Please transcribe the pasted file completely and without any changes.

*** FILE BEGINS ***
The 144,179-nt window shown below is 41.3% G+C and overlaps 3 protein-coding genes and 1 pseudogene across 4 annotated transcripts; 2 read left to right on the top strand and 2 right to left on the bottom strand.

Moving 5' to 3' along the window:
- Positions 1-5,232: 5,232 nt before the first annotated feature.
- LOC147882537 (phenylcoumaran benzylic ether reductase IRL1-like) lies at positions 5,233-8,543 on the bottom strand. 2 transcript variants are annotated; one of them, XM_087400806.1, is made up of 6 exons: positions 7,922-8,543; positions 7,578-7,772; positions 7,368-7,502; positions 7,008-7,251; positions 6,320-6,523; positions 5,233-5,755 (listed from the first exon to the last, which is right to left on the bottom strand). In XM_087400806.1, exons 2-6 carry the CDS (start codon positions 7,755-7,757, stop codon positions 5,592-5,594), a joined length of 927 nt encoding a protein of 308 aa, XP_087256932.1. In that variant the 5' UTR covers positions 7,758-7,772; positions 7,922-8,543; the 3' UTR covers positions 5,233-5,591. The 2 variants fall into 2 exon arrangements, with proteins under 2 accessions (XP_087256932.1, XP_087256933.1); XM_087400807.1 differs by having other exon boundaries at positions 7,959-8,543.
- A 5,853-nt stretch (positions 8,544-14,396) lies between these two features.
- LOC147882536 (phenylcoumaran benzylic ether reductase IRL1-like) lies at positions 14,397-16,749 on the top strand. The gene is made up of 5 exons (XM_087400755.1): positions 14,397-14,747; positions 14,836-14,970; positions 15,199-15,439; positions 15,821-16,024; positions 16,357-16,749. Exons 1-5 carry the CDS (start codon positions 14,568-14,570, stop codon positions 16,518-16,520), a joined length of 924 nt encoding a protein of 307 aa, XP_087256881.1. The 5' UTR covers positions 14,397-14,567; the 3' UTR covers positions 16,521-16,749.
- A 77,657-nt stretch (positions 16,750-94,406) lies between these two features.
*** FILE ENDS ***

The 144,179-nt window shown below is 41.3% G+C and overlaps 3 protein-coding genes and 1 pseudogene across 4 annotated transcripts; 2 read left to right on the top strand and 2 right to left on the bottom strand.

Moving 5' to 3' along the window:
- Positions 1-5,232: 5,232 nt before the first annotated feature.
- LOC147882537 (phenylcoumaran benzylic ether reductase IRL1-like) lies at positions 5,233-8,543 on the bottom strand. 2 transcript variants are annotated; one of them, XM_087400806.1, is made up of 6 exons: positions 7,922-8,543; positions 7,578-7,772; positions 7,368-7,502; positions 7,008-7,251; positions 6,320-6,523; positions 5,233-5,755 (listed from the first exon to the last, which is right to left on the bottom strand). In XM_087400806.1, exons 2-6 carry the CDS (start codon positions 7,755-7,757, stop codon positions 5,592-5,594), a joined length of 927 nt encoding a protein of 308 aa, XP_087256932.1. In that variant the 5' UTR covers positions 7,758-7,772; positions 7,922-8,543; the 3' UTR covers positions 5,233-5,591. The 2 variants fall into 2 exon arrangements, with proteins under 2 accessions (XP_087256932.1, XP_087256933.1); XM_087400807.1 differs by having other exon boundaries at positions 7,959-8,543.
- A 5,853-nt stretch (positions 8,544-14,396) lies between these two features.
- LOC147882536 (phenylcoumaran benzylic ether reductase IRL1-like) lies at positions 14,397-16,749 on the top strand. The gene is made up of 5 exons (XM_087400755.1): positions 14,397-14,747; positions 14,836-14,970; positions 15,199-15,439; positions 15,821-16,024; positions 16,357-16,749. Exons 1-5 carry the CDS (start codon positions 14,568-14,570, stop codon positions 16,518-16,520), a joined length of 924 nt encoding a protein of 307 aa, XP_087256881.1. The 5' UTR covers positions 14,397-14,567; the 3' UTR covers positions 16,521-16,749.
- A 77,657-nt stretch (positions 16,750-94,406) lies between these two features.